Mary Badham received her first and only Oscar nomination to date for her performance as "Scout" Finch in Robert Mulligan's To Kill a Mockingbird. When I first watched To Kill a Mockingbird it was almost five years ago in my freshman year of high school (yes, I'm a yungin), and I think everybody else in my class had the same reaction to the film as I did: BORING! I now realize that this was probably because we had spent more than a month laboriously going over the book, which wasn't all that bad, but quickly became tedious. We had all the metaphors and symbols and characters drilled into our heads, so the movie just seemed like something we'd seen thousands of times in the last month. So my knee jerk reaction to this movie has always been negative, but this time I came out of the movie having such a great appreciation for it. The film is a classic American movie, that delivers so many memorable and emotionally involving moments. And Mary Badham had something to do with that.
This is only the third year I've covered of the Best Supporting Actress category, and I've already seen a few child performances, and after going into each expecting the performances to be wooden and completely coached, Mary Badham is the first that I really felt the guiding hand of the director or an acting coach inserting themselves into the performance. Throughout the film it is just clear that Mary Badham wasn't a very natural actress, and couldn't really stand up to the high standards that the film demands. Instead, Mary only gets bits and pieces completely right with her overall performances. What she does great is get all the broad strokes correct. She nails the sweet side of scout, as well as the adventurous and rowdy side perfectly. You can tell she is having fun with the playing scenes, whether she is fighting a boy or being rolled down the road in a tire. She delivers her lines with a considerable amount of spunk and attitude, and seems to be having fun doing so.
It's the facial expressions and the quieter moments where her performance completely falls apart. Her chemistry with Gregory Peck is fine enough, at least until they have to have a 'touching moment' and Badham utterly fails to show the complexities of Scout, instead making her a generic young child. Her facial expressions are constantly changing, and you can see Badham over-thinking things and failing to stay in character. She basically has only one facial expressions, where she scrunches up her noise and acts 'grumpy' or 'angry' or 'sad' or 'scared'. She just doesn't have the range or acting experience to make Scout seem like anything other than a normal kid, and not the complex character she was in the novel. She has one or two good moments where she pours on the sweetness and you forget about her limitations, one of them being the confrontation at the jail she manages to as cute as can be.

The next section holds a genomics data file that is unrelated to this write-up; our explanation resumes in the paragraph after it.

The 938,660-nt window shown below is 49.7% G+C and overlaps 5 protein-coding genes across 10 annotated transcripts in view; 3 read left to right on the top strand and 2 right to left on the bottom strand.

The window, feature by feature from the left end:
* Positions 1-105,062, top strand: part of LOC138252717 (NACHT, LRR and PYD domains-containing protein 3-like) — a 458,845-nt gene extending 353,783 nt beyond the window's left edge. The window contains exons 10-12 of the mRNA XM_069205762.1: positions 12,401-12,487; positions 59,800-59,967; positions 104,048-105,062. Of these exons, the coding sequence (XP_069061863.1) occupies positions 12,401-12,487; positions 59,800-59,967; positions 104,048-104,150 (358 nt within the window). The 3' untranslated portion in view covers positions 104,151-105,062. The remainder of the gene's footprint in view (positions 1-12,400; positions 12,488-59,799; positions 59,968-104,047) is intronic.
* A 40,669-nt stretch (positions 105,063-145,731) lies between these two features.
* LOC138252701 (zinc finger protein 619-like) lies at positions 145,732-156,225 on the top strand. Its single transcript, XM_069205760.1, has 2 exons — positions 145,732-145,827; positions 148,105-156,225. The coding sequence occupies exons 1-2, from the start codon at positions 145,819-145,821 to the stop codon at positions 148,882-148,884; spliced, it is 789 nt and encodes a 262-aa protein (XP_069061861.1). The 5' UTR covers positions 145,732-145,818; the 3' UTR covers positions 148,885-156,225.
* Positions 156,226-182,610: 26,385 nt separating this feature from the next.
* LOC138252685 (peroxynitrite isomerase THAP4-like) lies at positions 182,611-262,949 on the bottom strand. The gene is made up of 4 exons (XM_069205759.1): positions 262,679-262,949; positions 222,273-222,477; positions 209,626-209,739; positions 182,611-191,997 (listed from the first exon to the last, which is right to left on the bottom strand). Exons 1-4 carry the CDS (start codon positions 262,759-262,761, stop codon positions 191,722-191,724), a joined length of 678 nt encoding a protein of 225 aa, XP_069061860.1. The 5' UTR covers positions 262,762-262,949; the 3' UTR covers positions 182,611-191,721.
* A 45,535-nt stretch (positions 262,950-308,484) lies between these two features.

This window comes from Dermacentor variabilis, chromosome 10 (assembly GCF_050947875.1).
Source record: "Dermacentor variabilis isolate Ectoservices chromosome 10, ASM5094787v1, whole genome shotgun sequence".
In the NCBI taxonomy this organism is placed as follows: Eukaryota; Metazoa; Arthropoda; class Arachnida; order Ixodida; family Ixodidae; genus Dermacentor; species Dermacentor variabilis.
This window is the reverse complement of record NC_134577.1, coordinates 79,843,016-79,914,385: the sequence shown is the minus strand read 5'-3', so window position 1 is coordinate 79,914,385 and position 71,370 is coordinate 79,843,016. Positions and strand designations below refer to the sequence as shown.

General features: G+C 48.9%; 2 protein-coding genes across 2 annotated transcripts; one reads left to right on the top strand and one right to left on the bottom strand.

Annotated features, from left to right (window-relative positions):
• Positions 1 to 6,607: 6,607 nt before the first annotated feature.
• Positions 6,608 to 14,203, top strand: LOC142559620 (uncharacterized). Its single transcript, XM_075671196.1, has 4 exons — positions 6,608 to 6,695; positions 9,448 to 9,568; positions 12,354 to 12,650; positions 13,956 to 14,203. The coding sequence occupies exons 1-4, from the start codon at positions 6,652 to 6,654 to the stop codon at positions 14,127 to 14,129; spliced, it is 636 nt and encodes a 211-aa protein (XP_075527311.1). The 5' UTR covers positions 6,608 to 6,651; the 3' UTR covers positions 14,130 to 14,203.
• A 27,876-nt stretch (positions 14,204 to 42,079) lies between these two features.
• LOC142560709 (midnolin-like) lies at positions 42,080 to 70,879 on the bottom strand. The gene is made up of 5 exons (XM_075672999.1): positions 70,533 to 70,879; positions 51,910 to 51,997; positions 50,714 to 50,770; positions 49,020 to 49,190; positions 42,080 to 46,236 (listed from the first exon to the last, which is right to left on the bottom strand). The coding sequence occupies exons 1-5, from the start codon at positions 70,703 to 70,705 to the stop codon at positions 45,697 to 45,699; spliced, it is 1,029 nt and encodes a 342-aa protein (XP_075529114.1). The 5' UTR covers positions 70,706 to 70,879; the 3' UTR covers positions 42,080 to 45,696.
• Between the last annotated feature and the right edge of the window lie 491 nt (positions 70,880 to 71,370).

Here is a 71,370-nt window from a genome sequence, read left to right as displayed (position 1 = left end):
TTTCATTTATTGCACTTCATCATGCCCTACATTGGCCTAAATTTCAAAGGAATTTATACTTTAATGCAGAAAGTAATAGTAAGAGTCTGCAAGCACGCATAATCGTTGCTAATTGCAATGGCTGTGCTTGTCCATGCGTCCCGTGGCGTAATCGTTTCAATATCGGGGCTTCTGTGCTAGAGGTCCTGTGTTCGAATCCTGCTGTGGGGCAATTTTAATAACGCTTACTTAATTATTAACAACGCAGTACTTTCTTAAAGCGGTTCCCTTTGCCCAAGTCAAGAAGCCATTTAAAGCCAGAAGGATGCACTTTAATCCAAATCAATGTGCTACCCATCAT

Then there is another glaring problem with this nomination that has absolutely nothing to do with Mary Badham--she is not at all a supporting character in this movie, and is more of a lead than even Atticus Finch is. Sadly, the Academy and the Oscar campaigners in general like to relegate child performances into the supporting category to get votes they clearly wouldn't have gotten in the lead category (after all, they are only children ;) ). But it just annoys me to no end, as it does many others. That being said, with a supposedly strong Best Actress race this year (Bancroft and Page were both quite good), little Mary Badham didn't quite belong in that category either. When it comes down to it, Mary Badham gives a performance that would be perfectly alright----were it not an Oscar nominated one. But since it is, I have to be critical and say that she fails in every way but in the most general sense. Badham is good as a rowdy youngster, but just not convincing as the central character in one of the most revered American novels of all-time. 3/5 Thelmas.